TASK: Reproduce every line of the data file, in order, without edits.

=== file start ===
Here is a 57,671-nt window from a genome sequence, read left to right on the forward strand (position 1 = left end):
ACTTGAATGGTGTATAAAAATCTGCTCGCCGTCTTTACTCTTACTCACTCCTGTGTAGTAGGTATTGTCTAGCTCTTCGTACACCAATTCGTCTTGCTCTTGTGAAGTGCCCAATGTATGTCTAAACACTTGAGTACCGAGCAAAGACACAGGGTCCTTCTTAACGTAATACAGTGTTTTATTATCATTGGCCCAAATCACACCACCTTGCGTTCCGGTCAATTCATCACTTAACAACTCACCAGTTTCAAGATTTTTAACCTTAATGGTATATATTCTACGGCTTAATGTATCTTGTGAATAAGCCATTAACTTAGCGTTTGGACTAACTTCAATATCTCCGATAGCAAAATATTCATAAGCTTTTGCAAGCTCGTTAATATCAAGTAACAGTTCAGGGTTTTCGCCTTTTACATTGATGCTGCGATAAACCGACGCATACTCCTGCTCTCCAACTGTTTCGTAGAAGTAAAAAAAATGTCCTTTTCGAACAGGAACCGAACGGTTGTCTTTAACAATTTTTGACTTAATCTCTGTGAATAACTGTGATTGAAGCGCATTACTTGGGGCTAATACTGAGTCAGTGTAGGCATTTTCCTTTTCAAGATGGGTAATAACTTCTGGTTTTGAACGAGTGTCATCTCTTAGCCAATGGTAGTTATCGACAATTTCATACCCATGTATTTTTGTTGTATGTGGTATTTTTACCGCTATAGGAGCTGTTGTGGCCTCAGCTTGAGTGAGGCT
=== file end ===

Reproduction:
Here is a 57,671-nt window from a genome sequence, read left to right on the forward strand (position 1 = left end):
ACTTGAATGGTGTATAAAAATCTGCTCGCCGTCTTTACTCTTACTCACTCCTGTGTAGTAGGTATTGTCTAGCTCTTCGTACACCAATTCGTCTTGCTCTTGTGAAGTGCCCAATGTATGTCTAAACACTTGAGTACCGAGCAAAGACACAGGGTCCTTCTTAACGTAATACAGTGTTTTATTATCATTGGCCCAAATCACACCACCTTGCGTTCCGGTCAATTCATCACTTAACAACTCACCAGTTTCAAGATTTTTAACCTTAATGGTATATATTCTACGGCTTAATGTATCTTGTGAATAAGCCATTAACTTAGCGTTTGGACTAACTTCAATATCTCCGATAGCAAAATATTCATAAGCTTTTGCAAGCTCGTTAATATCAAGTAACAGTTCAGGGTTTTCGCCTTTTACATTGATGCTGCGATAAACCGACGCATACTCCTGCTCTCCAACTGTTTCGTAGAAGTAAAAAAAATGTCCTTTTCGAACAGGAACCGAACGGTTGTCTTTAACAATTTTTGACTTAATCTCTGTGAATAACTGTGATTGAAGCGCATTACTTGGGGCTAATACTGAGTCAGTGTAGGCATTTTCCTTTTCAAGATGGGTAATAACTTCTGGTTTTGAACGAGTGTCATCTCTTAGCCAATGGTAGTTATCGACAATTTCATACCCATGTATTTTTGTTGTATGTGGTATTTTTACCGCTATAGGAGCTGTTGTGGCCTCAGCTTGAGTGAGGCT